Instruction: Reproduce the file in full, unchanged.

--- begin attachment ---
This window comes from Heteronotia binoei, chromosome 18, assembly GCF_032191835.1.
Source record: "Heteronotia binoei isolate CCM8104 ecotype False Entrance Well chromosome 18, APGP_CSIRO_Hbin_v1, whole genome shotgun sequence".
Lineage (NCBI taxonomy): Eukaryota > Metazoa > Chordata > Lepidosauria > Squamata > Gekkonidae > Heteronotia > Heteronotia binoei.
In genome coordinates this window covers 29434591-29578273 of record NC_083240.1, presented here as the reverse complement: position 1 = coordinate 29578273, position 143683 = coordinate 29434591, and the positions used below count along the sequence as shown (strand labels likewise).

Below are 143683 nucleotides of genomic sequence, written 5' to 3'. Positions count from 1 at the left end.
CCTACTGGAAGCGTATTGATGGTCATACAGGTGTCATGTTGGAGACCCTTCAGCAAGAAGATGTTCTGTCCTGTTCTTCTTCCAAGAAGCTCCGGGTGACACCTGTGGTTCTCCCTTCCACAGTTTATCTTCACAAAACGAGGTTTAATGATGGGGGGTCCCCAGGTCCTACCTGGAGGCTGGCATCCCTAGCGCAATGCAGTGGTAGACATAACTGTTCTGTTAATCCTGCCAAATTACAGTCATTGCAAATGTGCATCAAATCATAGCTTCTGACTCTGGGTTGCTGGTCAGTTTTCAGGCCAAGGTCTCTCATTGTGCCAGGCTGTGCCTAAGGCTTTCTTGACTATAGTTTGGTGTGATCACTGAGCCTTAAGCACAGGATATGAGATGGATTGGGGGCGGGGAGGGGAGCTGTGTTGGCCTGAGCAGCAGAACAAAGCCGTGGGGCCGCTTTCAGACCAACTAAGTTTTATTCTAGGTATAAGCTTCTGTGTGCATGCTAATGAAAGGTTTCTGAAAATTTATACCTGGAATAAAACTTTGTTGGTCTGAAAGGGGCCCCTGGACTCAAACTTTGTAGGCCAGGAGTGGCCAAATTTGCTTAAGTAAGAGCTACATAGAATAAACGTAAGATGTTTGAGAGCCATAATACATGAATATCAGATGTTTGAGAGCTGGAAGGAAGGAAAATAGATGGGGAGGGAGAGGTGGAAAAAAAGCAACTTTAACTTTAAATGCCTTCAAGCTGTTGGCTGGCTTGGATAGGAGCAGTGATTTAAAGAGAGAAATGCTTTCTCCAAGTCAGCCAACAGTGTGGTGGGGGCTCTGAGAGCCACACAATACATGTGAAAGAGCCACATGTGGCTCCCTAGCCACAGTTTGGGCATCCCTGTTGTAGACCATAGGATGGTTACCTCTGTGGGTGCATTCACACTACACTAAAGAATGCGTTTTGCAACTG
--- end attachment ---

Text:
This window comes from Heteronotia binoei, chromosome 18, assembly GCF_032191835.1.
Source record: "Heteronotia binoei isolate CCM8104 ecotype False Entrance Well chromosome 18, APGP_CSIRO_Hbin_v1, whole genome shotgun sequence".
Lineage (NCBI taxonomy): Eukaryota > Metazoa > Chordata > Lepidosauria > Squamata > Gekkonidae > Heteronotia > Heteronotia binoei.
In genome coordinates this window covers 29434591-29578273 of record NC_083240.1, presented here as the reverse complement: position 1 = coordinate 29578273, position 143683 = coordinate 29434591, and the positions used below count along the sequence as shown (strand labels likewise).

Below are 143683 nucleotides of genomic sequence, written 5' to 3'. Positions count from 1 at the left end.
CCTACTGGAAGCGTATTGATGGTCATACAGGTGTCATGTTGGAGACCCTTCAGCAAGAAGATGTTCTGTCCTGTTCTTCTTCCAAGAAGCTCCGGGTGACACCTGTGGTTCTCCCTTCCACAGTTTATCTTCACAAAACGAGGTTTAATGATGGGGGGTCCCCAGGTCCTACCTGGAGGCTGGCATCCCTAGCGCAATGCAGTGGTAGACATAACTGTTCTGTTAATCCTGCCAAATTACAGTCATTGCAAATGTGCATCAAATCATAGCTTCTGACTCTGGGTTGCTGGTCAGTTTTCAGGCCAAGGTCTCTCATTGTGCCAGGCTGTGCCTAAGGCTTTCTTGACTATAGTTTGGTGTGATCACTGAGCCTTAAGCACAGGATATGAGATGGATTGGGGGCGGGGAGGGGAGCTGTGTTGGCCTGAGCAGCAGAACAAAGCCGTGGGGCCGCTTTCAGACCAACTAAGTTTTATTCTAGGTATAAGCTTCTGTGTGCATGCTAATGAAAGGTTTCTGAAAATTTATACCTGGAATAAAACTTTGTTGGTCTGAAAGGGGCCCCTGGACTCAAACTTTGTAGGCCAGGAGTGGCCAAATTTGCTTAAGTAAGAGCTACATAGAATAAACGTAAGATGTTTGAGAGCCATAATACATGAATATCAGATGTTTGAGAGCTGGAAGGAAGGAAAATAGATGGGGAGGGAGAGGTGGAAAAAAAGCAACTTTAACTTTAAATGCCTTCAAGCTGTTGGCTGGCTTGGATAGGAGCAGTGATTTAAAGAGAGAAATGCTTTCTCCAAGTCAGCCAACAGTGTGGTGGGGGCTCTGAGAGCCACACAATACATGTGAAAGAGCCACATGTGGCTCCCTAGCCACAGTTTGGGCATCCCTGTTGTAGACCATAGGATGGTTACCTCTGTGGGTGCATTCACACTACACTAAAGAATGCGTTTTGCAACTG